Submitted by Asmaa Kamaly
Development of old historic districts of Cairo goes inline with the administrative capital
Egypt Architecture News - Aug 23, 2019 - 00:04 1695 views
A development plan for Cairo is currently in the making, said Egyptian prime Minister Mostafa Madbouly, according to Egypt Independent. The plan tackles specially areas like sur al Azbakiya, Khedive Cairo, Islamic Cairo, the Nile Corniche besides the ancient aqueduct to revitalize the old grand image of Cairo as soon as possible.
Madbouly stated that the relocation to the new administrative capital intends not to relocate the capital of Egypt and Cairo will still exist, however all the administrative work and state apparatus will be relocated to the new capital.
He further discerned that the strategic new administrative capital is expected to minimize the load on Cairo itself and offer a great prospect accordingly to validate the cultural and historical significance of Cairo which is considered one of the key purposes of establishment the new administrative capital.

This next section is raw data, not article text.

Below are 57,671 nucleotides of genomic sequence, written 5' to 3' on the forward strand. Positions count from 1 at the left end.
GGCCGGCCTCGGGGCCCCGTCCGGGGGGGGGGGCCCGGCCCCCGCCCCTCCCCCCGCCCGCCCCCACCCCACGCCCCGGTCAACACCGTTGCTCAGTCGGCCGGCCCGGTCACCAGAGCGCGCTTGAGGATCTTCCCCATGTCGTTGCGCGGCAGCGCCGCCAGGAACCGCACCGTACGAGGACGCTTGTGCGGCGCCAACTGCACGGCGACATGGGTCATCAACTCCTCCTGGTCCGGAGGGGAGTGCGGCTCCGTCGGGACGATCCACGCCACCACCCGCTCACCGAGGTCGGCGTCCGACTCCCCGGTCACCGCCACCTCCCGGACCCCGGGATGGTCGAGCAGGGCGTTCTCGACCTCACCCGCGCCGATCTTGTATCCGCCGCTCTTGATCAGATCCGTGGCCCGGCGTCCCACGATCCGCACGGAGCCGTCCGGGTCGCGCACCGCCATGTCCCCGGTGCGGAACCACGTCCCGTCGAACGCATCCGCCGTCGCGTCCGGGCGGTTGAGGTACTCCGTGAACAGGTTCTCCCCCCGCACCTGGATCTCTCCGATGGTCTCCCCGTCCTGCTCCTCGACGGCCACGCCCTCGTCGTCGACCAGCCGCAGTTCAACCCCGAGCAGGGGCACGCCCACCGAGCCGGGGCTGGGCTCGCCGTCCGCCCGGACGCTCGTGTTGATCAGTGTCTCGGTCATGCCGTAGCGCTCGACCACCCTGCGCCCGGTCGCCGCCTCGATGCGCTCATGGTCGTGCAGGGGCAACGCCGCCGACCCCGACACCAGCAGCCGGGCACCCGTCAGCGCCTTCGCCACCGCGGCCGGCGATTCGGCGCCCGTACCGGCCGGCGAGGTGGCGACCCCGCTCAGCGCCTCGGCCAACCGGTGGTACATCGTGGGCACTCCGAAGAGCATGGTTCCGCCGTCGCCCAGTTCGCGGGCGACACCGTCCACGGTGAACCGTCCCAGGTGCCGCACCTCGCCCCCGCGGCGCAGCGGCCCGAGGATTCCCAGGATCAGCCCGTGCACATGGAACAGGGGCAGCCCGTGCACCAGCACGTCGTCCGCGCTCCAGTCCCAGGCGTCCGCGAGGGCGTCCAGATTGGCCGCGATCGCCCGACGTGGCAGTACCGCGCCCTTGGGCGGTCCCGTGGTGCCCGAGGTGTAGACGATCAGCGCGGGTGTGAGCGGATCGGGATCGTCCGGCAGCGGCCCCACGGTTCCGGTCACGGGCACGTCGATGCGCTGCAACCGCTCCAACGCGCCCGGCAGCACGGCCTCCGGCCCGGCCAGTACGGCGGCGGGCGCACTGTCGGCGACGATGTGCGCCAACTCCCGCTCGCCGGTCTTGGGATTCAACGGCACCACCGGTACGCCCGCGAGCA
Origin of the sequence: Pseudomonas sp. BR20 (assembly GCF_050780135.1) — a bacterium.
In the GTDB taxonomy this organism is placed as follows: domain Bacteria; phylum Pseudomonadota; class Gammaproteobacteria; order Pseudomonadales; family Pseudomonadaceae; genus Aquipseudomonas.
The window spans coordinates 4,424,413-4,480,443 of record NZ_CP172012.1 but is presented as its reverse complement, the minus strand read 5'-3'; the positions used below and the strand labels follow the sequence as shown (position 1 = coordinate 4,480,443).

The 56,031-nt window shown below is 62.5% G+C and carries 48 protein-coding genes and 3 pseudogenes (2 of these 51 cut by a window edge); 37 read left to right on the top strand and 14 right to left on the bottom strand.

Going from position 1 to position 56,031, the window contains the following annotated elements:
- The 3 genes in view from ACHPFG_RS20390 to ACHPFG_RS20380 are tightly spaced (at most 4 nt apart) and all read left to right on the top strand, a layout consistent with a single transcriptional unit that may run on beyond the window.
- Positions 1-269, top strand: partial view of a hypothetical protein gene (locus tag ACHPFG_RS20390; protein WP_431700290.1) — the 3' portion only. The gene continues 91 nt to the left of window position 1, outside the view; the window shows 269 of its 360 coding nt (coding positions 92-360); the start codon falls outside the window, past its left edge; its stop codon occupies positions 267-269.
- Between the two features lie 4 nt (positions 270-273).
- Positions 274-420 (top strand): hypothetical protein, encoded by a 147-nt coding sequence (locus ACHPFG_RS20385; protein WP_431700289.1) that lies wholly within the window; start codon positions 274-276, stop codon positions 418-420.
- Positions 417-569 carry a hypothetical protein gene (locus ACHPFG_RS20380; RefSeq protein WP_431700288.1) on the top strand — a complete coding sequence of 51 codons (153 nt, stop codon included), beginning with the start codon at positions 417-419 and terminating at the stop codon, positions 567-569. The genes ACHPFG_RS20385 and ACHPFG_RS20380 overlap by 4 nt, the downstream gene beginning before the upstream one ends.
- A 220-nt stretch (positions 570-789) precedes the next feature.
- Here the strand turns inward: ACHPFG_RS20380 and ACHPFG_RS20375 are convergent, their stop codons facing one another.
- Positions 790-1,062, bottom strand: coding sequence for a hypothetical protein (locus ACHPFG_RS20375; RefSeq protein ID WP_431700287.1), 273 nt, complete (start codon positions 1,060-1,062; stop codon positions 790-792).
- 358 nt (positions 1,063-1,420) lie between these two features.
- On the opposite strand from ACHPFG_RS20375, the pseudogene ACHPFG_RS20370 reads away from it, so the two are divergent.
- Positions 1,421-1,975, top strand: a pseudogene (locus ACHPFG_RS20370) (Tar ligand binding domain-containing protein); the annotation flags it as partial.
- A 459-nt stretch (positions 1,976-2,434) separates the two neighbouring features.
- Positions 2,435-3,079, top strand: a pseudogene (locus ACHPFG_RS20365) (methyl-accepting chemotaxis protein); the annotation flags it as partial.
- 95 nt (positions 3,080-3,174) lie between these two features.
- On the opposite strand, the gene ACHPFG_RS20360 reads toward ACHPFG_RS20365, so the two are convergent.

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There are relocation plans for the Egyptian government of 51,000 state administration employees from 31 ministries and sectors early in 2020 to the new administrative capital’s governmental quarter.
The government’s sustainable development plan 2030 entails that establishment of the administrative capital project is on top of priorities. In March 2015, the project has been announced by the Egyptian government at the cost of $45 billion. The construction span is predictable to be within over seven years.
The cost of the infrastructure of the first phase of the new administrative capital is LE 130 billion and expected to be accomplished by mid-2019. Subsequently, the Egyptian government ministries will be relocated there. By 2019, the third group of residential units will be finalized. There will be inclusion of 36 buildings for the government sector where one will be for the parliament, another one for the cabinet and 34 for various ministries. The cost of the initial phase is LE 30 billion without infrastructure.
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